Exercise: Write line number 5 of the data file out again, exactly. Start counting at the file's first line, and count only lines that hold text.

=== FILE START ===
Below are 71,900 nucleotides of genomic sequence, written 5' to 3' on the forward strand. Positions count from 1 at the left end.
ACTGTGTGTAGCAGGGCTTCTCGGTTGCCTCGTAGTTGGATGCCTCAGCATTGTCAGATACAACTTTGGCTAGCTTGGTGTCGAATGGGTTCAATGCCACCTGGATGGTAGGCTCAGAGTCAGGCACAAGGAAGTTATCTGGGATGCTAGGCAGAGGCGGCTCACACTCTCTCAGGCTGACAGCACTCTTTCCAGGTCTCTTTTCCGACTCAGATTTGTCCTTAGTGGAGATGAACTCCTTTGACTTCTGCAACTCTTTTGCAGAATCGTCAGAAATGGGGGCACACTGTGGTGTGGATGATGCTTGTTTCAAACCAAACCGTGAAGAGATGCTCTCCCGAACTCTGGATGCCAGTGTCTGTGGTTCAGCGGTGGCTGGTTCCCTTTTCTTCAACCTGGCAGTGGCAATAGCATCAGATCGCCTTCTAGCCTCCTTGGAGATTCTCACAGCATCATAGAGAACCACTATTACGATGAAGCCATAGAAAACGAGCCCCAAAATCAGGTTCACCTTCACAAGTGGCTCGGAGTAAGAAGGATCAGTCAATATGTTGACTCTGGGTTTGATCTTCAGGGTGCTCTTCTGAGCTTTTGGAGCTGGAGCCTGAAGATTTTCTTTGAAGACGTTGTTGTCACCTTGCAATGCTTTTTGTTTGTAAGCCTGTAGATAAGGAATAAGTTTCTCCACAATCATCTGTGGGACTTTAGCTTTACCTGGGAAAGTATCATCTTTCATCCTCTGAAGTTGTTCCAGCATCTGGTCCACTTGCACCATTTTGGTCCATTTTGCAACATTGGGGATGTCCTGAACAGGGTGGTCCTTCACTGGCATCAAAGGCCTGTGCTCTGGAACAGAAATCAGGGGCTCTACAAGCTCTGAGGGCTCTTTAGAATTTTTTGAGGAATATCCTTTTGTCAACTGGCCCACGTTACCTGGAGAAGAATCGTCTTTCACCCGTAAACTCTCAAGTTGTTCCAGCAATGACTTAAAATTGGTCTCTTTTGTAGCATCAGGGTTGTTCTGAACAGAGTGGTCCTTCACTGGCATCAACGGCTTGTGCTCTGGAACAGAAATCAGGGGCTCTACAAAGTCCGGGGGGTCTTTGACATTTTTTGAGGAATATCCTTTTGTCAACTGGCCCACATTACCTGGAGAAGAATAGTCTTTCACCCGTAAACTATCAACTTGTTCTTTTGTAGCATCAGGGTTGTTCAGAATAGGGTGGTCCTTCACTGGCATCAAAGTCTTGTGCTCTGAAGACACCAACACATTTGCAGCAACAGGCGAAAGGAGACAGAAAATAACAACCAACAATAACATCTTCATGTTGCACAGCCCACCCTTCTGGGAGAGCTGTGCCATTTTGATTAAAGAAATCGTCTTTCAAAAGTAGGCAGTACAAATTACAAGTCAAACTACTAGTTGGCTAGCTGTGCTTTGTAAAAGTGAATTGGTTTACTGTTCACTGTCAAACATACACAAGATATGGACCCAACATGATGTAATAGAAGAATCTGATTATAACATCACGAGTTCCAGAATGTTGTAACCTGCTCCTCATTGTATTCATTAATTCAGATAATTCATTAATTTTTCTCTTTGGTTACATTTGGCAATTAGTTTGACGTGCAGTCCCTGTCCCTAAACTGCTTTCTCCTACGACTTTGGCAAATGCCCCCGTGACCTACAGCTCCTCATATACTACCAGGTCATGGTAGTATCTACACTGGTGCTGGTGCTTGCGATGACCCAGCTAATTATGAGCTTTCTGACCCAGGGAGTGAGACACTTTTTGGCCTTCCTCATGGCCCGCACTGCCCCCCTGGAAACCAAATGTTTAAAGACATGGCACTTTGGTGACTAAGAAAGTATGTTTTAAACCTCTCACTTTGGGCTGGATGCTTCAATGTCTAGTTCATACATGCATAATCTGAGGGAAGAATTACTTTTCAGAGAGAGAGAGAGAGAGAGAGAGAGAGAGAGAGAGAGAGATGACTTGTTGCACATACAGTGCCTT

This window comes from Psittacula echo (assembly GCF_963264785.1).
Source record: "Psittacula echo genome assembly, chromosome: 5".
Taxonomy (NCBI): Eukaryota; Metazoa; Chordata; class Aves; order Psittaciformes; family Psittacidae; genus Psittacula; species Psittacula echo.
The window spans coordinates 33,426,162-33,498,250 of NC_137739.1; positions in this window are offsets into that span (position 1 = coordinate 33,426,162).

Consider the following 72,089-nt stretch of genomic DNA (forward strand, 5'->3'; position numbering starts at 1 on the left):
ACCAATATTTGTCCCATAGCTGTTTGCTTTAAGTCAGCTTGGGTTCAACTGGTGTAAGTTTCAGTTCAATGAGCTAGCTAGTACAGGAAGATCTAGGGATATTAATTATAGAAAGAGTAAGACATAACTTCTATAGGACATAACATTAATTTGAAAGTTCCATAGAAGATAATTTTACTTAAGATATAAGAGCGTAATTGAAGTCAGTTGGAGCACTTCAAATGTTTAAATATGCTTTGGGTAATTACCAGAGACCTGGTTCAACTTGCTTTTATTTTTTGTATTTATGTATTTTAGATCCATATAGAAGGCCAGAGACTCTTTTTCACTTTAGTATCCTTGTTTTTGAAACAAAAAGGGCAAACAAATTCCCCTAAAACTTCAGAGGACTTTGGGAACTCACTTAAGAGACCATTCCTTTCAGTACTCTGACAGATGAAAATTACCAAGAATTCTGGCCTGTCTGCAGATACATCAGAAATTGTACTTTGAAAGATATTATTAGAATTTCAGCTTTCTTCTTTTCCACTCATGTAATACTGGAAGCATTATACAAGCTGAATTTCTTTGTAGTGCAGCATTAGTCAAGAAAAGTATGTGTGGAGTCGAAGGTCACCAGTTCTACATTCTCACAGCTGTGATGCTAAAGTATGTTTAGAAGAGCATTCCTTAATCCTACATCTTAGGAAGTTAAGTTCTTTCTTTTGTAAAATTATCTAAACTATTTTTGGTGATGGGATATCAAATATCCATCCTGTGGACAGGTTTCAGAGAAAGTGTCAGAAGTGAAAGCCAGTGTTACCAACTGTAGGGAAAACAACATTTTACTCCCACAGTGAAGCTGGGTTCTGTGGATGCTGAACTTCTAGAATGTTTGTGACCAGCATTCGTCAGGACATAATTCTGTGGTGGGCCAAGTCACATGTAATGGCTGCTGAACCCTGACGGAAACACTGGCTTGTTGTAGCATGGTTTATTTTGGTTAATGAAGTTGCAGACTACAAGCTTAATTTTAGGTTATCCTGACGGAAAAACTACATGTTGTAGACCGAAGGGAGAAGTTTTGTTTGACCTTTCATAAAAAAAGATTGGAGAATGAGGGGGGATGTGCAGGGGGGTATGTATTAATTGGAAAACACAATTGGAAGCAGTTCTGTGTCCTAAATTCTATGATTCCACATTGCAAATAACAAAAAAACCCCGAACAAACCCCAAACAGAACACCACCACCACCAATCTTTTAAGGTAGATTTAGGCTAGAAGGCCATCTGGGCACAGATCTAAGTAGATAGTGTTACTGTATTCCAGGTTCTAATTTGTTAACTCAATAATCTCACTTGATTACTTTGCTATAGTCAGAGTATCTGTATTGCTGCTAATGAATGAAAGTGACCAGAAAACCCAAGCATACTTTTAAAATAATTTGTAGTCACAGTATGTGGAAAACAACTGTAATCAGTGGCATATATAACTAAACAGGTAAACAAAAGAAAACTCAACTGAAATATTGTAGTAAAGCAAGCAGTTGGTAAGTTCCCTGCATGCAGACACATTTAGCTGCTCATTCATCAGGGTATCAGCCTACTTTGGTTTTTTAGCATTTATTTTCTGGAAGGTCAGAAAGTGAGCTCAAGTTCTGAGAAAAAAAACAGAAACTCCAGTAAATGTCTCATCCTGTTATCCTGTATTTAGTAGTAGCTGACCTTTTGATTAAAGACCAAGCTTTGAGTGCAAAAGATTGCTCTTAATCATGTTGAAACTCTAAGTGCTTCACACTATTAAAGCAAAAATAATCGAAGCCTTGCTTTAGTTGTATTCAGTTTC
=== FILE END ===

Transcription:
Taxonomy (NCBI): Eukaryota; Metazoa; Chordata; class Aves; order Psittaciformes; family Psittacidae; genus Psittacula; species Psittacula echo.